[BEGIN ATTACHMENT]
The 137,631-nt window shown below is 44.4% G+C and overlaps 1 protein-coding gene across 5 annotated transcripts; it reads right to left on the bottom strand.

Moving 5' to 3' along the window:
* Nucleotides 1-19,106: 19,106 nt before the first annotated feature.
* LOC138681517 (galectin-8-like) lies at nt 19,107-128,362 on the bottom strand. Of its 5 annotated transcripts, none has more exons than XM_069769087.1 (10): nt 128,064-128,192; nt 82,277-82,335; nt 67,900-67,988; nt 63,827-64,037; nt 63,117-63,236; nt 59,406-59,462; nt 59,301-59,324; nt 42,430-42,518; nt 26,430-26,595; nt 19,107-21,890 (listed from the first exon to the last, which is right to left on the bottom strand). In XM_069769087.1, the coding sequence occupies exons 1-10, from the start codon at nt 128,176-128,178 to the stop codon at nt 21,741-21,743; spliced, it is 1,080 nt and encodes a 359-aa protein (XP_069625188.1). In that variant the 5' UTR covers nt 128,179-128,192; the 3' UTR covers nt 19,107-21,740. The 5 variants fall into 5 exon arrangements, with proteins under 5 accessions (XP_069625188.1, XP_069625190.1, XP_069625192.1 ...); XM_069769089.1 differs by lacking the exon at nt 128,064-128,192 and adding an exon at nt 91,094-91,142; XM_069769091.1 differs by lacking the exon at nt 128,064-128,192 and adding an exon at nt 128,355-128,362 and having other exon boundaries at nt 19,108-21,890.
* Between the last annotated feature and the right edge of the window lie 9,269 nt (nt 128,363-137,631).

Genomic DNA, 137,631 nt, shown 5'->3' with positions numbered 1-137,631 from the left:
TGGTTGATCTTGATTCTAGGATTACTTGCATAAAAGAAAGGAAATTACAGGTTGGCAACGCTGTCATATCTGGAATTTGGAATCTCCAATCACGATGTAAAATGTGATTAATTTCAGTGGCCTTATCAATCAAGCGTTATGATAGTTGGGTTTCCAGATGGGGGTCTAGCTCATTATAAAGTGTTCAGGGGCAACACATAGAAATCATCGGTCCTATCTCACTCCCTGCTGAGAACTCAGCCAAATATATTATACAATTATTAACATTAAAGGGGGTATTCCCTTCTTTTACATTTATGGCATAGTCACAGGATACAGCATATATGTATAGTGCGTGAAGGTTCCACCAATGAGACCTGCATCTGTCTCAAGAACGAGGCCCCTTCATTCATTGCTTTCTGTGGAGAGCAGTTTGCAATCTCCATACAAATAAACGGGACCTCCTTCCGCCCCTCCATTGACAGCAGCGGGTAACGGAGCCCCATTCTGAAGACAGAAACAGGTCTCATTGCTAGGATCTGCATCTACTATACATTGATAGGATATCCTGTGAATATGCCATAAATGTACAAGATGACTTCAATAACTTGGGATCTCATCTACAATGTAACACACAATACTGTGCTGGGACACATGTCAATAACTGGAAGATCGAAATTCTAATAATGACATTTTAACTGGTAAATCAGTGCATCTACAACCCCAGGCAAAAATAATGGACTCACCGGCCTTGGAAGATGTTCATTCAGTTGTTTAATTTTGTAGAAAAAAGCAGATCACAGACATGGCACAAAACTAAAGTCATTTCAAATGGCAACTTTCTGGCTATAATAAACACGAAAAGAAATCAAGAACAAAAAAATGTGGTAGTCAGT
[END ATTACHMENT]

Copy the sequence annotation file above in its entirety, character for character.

The 137,631-nt window shown below is 44.4% G+C and overlaps 1 protein-coding gene across 5 annotated transcripts; it reads right to left on the bottom strand.

Moving 5' to 3' along the window:
* Nucleotides 1-19,106: 19,106 nt before the first annotated feature.
* LOC138681517 (galectin-8-like) lies at nt 19,107-128,362 on the bottom strand. Of its 5 annotated transcripts, none has more exons than XM_069769087.1 (10): nt 128,064-128,192; nt 82,277-82,335; nt 67,900-67,988; nt 63,827-64,037; nt 63,117-63,236; nt 59,406-59,462; nt 59,301-59,324; nt 42,430-42,518; nt 26,430-26,595; nt 19,107-21,890 (listed from the first exon to the last, which is right to left on the bottom strand). In XM_069769087.1, the coding sequence occupies exons 1-10, from the start codon at nt 128,176-128,178 to the stop codon at nt 21,741-21,743; spliced, it is 1,080 nt and encodes a 359-aa protein (XP_069625188.1). In that variant the 5' UTR covers nt 128,179-128,192; the 3' UTR covers nt 19,107-21,740. The 5 variants fall into 5 exon arrangements, with proteins under 5 accessions (XP_069625188.1, XP_069625190.1, XP_069625192.1 ...); XM_069769089.1 differs by lacking the exon at nt 128,064-128,192 and adding an exon at nt 91,094-91,142; XM_069769091.1 differs by lacking the exon at nt 128,064-128,192 and adding an exon at nt 128,355-128,362 and having other exon boundaries at nt 19,108-21,890.
* Between the last annotated feature and the right edge of the window lie 9,269 nt (nt 128,363-137,631).

Genomic DNA, 137,631 nt, shown 5'->3' with positions numbered 1-137,631 from the left:
TGGTTGATCTTGATTCTAGGATTACTTGCATAAAAGAAAGGAAATTACAGGTTGGCAACGCTGTCATATCTGGAATTTGGAATCTCCAATCACGATGTAAAATGTGATTAATTTCAGTGGCCTTATCAATCAAGCGTTATGATAGTTGGGTTTCCAGATGGGGGTCTAGCTCATTATAAAGTGTTCAGGGGCAACACATAGAAATCATCGGTCCTATCTCACTCCCTGCTGAGAACTCAGCCAAATATATTATACAATTATTAACATTAAAGGGGGTATTCCCTTCTTTTACATTTATGGCATAGTCACAGGATACAGCATATATGTATAGTGCGTGAAGGTTCCACCAATGAGACCTGCATCTGTCTCAAGAACGAGGCCCCTTCATTCATTGCTTTCTGTGGAGAGCAGTTTGCAATCTCCATACAAATAAACGGGACCTCCTTCCGCCCCTCCATTGACAGCAGCGGGTAACGGAGCCCCATTCTGAAGACAGAAACAGGTCTCATTGCTAGGATCTGCATCTACTATACATTGATAGGATATCCTGTGAATATGCCATAAATGTACAAGATGACTTCAATAACTTGGGATCTCATCTACAATGTAACACACAATACTGTGCTGGGACACATGTCAATAACTGGAAGATCGAAATTCTAATAATGACATTTTAACTGGTAAATCAGTGCATCTACAACCCCAGGCAAAAATAATGGACTCACCGGCCTTGGAAGATGTTCATTCAGTTGTTTAATTTTGTAGAAAAAAGCAGATCACAGACATGGCACAAAACTAAAGTCATTTCAAATGGCAACTTTCTGGCTATAATAAACACGAAAAGAAATCAAGAACAAAAAAATGTGGTAGTCAGT